Tips that could save your life: The lowdown on self-defense in Austin
After the tragic assaults in Austin on New Year's morning, safety and self-defense are paramount in the minds of Austin women and men alike. But like many Americans, we don't even know where to start researching self-defense. Is pepper spray effective? Is it time to buy a handgun? Do I have what it takes to defend myself?
Before we take extreme measures or paranoia sets in, it's smart to examine the recommendations from experts. We located a few self-defense trainers in town who know the correct ways to train your mind and body for just such an emergency. We hope you'll never have to use these tips, but we'd rather you know them should the need ever arise.
Joy Williamson of Sun Dragon Martial Arts and Self-Defense teaches kids, teens and women about safety training and violence prevention before a threatening situation arises. Although Williamson is a karate expert, she says her physical defense classes do not require prior skills or knowledge. "Most violence against women happens from people they already know, so we focus on every type of violence ranging from harrassment to full-fledged assault." Sun Dragon schedules regular open classes as well as group sessions for friends, coworkers and parties of 10 or more.
Robb Hamic of Summit Self-Defense is a certified law enforcement trainer who teaches more aggressive classes in Austin, Albuquerque, San Francisco, Las Vegas and Miami. Here in Austin, he and his instructors teach daily classes on military grade defense readiness, ground fighting, combat shooting and Krav Maga.
Krav Maga is the Israeli hand to hand self-defense technique taught to the Israeli military. Emphasizing instinct, simplicity and natural body movement, it has fast become the preferred method for most self-defense programs across the United States. The technique focuses attacks to the groin, throat, kidneys, eyes and other vulnerable body parts to neutralize a threat rather than kill it. Most importantly, Krav Maga is perfect for all shapes, sizes and physical abilities — anyone can become an expert with enough dedication.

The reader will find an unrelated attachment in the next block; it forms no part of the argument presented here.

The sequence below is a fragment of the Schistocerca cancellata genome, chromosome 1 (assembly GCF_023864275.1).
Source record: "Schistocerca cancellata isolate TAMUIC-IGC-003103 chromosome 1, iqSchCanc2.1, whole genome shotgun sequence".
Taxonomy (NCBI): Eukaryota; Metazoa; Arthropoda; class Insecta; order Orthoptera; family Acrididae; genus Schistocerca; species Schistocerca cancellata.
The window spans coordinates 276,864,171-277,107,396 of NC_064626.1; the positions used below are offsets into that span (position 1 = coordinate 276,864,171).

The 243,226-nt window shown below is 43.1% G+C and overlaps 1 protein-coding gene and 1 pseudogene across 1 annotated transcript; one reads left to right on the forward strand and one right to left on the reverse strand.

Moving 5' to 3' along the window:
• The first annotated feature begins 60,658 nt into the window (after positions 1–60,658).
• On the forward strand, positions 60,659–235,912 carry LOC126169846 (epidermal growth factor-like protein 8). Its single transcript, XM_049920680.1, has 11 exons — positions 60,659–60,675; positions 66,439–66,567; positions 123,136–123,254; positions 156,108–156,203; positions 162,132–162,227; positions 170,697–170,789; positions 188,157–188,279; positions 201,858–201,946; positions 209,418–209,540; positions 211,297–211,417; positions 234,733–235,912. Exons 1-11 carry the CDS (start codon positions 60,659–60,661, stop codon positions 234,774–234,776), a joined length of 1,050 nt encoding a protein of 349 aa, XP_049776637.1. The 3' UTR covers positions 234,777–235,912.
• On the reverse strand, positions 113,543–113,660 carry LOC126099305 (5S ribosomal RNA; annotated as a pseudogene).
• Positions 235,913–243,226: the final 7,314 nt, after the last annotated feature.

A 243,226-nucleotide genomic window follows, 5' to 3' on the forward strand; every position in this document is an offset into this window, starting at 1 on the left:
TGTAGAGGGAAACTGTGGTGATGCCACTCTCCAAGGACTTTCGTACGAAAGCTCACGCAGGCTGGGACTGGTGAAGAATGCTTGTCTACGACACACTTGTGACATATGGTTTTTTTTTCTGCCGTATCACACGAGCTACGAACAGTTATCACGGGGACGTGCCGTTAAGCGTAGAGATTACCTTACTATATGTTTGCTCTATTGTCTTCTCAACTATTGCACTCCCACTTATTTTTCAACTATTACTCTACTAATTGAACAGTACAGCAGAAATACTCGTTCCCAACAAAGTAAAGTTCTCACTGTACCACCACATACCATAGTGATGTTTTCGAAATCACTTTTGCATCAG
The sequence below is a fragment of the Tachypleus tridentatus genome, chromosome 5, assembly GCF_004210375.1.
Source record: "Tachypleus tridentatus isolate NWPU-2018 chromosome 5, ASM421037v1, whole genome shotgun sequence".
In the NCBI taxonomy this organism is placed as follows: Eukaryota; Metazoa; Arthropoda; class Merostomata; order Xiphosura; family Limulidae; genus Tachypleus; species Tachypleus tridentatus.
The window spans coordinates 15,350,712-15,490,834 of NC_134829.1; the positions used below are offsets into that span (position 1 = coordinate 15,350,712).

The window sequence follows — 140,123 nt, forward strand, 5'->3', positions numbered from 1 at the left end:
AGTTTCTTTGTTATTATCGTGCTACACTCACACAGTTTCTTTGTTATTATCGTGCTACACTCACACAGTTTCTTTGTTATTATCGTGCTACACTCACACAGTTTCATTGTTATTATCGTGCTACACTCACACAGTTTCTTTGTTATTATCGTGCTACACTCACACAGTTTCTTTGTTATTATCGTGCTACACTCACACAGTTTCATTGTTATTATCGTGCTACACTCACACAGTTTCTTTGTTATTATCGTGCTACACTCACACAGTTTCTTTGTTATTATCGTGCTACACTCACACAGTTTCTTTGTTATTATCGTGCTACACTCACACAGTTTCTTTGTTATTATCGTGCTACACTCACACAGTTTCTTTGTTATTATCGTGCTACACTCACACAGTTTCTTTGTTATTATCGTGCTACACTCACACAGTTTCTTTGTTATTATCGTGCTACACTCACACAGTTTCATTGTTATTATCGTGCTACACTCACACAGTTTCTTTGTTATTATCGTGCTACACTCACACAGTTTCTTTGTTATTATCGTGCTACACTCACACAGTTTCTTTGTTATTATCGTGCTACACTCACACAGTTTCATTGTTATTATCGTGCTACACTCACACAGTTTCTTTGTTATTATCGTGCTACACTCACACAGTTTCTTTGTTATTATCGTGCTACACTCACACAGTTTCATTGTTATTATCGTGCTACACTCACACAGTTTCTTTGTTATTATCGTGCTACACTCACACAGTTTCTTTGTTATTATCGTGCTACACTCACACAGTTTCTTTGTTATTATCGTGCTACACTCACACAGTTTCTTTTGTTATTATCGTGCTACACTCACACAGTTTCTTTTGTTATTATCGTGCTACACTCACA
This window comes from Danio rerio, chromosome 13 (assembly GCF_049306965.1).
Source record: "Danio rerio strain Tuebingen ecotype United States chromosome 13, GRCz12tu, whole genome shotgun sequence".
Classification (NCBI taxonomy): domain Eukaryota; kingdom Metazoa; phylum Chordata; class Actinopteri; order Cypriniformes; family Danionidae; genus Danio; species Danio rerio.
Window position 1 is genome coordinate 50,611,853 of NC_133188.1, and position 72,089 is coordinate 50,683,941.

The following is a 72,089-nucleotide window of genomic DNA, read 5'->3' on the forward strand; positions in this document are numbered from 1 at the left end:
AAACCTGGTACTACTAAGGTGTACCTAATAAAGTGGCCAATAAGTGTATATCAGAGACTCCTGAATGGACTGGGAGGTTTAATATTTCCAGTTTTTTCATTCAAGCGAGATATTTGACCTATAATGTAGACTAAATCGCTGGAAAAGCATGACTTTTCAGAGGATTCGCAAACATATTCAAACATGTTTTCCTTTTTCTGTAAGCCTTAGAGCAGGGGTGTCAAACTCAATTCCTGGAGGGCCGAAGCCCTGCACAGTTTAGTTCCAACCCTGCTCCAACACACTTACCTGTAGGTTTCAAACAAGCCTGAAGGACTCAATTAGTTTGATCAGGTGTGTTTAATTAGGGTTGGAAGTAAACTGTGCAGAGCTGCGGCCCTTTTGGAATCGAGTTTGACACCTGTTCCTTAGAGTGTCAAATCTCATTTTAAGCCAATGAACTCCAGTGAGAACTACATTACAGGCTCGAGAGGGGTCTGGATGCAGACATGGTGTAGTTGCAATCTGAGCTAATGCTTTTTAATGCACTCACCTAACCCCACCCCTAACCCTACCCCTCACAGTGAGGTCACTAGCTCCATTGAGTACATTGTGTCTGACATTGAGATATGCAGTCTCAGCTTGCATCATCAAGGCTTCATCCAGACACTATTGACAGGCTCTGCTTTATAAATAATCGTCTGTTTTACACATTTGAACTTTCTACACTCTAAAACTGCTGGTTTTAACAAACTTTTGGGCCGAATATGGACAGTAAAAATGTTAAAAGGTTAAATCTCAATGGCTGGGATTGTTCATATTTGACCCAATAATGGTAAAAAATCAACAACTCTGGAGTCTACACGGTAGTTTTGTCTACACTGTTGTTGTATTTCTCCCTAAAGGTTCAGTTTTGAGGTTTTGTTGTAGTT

In South Austin and in Westlake, Fit & Fearless is a training facility that teaches Krav Maga and Brazilian Jiu-Jitsu alongside their regular CrossFit classes. With the popularity of CrossFit in Austin, this is an easy way to fold in some additional lifesaving skills that will develop your instincts as well as your quads. Everyone is welcome to sign up for a free trial class to find out what it entails and how it differs from your general CrossFit experience.
For college students, The University of Texas Police Department runs basic physical defense classes to empower women, as well. Police Communication Specialist Robin Gillespie and Seargant Laura Davis are scheduling the Rape Aggression Defense System (RAD) classes to begin again in the coming week, focusing their efforts on realistic defense methods for women. Students, faculty and staff are welcome to sign up for these completely free classes, but Gillespie says all women in need are welcome.
When it comes to self-defense weapons, most people turn to pepper spray or mace spray as the best solution. Inducing painful inflammatory reactions and temporary burning sensations to the eyes, nose and throat, these two chemicals can quickly incapacitate an attacker for up to four hours. Many U.S. states limit the size of a container of pepper spray; in some states, it must be purchased from firearms dealers because it is classified as ammunition. Of course, in Texas, you can buy pepper spray at most Wal-Marts and even Academy Sports stores.